Out of the box, the Steam Deck connects to Steam and its thousands of games, including any you may have purchased over the past decade and a half in your Steam library. (How well all of those games run is something we’ll unpack in a moment.) Those willing to tinker can also install the Windows operating system, granting themselves access to other storefronts like itch.io, subscription services like Game Pass, and the unpaved roads of open-source emulation.
The result is the best launch lineup in the history of game consoles. I understand how hyperbolic that sounds, but I can’t overstate the scope of video games immediately available on Steam Deck on day one. Classic point-and-click adventure games for the Gen X set! A forgotten mid-2000s indie gem! Elden Ring! In my first hours with the portable, I opened my Steam library and loaded a trio of games I’d most wanted to play on a handheld: Half-Life 2, Nier: Automata, and the recent Vampire Survivors. Everything played without a fuss, just as I’d expect from any traditional portable game console.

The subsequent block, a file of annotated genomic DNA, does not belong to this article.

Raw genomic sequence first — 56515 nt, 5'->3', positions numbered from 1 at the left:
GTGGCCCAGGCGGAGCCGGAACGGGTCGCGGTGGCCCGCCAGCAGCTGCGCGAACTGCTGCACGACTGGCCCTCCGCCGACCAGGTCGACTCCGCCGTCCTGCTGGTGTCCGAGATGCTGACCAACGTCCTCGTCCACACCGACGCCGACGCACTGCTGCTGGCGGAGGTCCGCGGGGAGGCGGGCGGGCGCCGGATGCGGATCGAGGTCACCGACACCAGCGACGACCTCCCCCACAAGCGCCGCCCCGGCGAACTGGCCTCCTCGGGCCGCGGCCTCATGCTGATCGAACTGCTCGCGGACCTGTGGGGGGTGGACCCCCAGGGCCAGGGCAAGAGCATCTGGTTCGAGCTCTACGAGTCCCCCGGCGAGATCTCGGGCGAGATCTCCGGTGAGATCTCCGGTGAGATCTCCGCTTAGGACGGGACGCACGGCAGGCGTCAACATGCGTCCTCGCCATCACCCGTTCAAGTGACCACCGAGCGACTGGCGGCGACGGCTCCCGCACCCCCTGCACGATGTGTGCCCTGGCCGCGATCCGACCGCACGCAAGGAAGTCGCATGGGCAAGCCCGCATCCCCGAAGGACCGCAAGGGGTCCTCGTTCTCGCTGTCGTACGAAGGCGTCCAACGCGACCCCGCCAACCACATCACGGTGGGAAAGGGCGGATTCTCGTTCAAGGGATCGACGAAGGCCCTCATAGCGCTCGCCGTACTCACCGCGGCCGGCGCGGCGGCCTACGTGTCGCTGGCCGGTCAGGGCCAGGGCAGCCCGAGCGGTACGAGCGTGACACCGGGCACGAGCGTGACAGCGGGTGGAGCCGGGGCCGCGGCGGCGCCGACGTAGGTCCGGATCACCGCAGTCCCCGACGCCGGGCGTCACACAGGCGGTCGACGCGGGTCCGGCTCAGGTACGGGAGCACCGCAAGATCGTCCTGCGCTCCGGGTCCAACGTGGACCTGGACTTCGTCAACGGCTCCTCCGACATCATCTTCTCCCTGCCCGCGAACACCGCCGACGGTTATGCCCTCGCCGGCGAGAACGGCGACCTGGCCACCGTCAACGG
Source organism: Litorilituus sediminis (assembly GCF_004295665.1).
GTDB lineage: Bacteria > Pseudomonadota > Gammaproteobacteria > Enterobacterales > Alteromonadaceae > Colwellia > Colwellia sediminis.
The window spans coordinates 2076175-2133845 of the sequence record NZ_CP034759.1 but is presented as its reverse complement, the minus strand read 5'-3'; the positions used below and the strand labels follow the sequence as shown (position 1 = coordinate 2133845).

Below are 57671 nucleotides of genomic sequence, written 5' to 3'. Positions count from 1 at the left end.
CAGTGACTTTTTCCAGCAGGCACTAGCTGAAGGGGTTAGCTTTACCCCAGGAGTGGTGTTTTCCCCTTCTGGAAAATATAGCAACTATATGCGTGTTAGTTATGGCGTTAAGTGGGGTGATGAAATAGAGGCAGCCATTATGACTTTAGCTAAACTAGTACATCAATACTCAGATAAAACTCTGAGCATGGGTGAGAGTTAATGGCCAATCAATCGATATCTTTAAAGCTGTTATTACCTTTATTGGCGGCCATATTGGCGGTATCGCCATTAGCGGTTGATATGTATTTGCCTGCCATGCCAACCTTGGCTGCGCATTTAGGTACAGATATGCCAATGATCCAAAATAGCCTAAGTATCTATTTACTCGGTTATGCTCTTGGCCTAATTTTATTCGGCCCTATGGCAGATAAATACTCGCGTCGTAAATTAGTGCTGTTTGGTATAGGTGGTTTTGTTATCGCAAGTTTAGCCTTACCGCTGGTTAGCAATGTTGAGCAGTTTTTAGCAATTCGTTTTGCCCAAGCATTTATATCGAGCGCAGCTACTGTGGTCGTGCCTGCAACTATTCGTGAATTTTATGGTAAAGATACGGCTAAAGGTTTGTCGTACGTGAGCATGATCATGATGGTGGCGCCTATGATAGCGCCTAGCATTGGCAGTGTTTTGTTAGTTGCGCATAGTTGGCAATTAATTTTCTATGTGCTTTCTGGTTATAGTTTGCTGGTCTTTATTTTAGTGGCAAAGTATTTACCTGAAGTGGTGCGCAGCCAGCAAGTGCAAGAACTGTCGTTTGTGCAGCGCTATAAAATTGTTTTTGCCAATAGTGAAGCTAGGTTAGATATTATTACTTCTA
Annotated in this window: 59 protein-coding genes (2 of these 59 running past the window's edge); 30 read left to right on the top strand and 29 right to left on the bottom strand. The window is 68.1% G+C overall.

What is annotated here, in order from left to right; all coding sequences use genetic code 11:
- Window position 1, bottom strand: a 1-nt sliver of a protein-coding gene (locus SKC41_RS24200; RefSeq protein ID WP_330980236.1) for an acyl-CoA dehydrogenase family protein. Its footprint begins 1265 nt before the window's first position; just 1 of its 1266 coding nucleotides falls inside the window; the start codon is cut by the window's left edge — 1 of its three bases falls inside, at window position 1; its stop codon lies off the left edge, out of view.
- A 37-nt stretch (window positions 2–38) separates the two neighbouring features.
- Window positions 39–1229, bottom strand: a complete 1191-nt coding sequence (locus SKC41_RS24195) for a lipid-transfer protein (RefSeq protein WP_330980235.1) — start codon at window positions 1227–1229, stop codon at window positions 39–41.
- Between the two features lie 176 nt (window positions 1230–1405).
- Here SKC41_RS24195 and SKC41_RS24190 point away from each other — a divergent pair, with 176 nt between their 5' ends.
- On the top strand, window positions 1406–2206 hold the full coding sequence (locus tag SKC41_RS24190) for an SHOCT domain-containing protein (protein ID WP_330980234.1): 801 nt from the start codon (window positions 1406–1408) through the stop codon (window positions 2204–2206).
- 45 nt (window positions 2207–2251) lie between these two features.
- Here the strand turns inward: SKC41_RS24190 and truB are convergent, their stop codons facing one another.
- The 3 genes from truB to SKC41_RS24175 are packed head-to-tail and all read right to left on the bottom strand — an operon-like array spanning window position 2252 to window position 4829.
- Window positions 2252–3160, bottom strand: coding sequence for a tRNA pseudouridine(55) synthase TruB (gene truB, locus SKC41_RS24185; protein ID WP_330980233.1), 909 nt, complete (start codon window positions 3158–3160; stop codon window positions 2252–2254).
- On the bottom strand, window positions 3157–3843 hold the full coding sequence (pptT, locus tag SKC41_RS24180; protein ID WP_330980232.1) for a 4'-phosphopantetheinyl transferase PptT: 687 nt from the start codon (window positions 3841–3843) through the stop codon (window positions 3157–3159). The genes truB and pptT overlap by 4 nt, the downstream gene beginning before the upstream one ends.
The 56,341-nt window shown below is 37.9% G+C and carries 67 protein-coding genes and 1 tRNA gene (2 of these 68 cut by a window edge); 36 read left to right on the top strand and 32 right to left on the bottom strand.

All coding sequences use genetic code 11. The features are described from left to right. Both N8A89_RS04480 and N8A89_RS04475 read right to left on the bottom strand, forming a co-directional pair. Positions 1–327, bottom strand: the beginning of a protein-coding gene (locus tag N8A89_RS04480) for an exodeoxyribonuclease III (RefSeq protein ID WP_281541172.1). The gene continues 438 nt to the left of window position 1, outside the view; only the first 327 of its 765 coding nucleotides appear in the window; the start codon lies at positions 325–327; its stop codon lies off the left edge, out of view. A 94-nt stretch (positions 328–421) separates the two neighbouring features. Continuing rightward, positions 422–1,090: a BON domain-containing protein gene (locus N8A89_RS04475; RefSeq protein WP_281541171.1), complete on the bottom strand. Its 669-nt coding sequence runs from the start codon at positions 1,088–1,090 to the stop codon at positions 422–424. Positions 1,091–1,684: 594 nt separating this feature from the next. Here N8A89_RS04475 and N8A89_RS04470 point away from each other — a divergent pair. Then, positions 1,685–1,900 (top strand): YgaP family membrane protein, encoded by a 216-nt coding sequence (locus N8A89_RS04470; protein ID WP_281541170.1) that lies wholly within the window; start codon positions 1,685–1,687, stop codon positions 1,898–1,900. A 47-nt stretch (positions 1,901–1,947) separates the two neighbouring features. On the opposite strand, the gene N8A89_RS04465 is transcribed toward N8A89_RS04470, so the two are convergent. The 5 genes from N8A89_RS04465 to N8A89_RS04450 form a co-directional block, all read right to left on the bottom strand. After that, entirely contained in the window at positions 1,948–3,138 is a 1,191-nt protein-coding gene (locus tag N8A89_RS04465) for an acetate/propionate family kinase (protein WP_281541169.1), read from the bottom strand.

But the Steam Deck isn’t quite a portable game console — it’s a portable gaming PC. And though I love PC gaming, I associate it with a reliable pulse of little frustrations. So for the past two weeks, I’ve put the Steam Deck through a gauntlet of games spanning the past three decades. I expect big-budget games, including ones published by Valve, to run smoothly, but what about everything else?
Surely, I thought, not everything would work.
For better and worse, the Steam Deck is a PC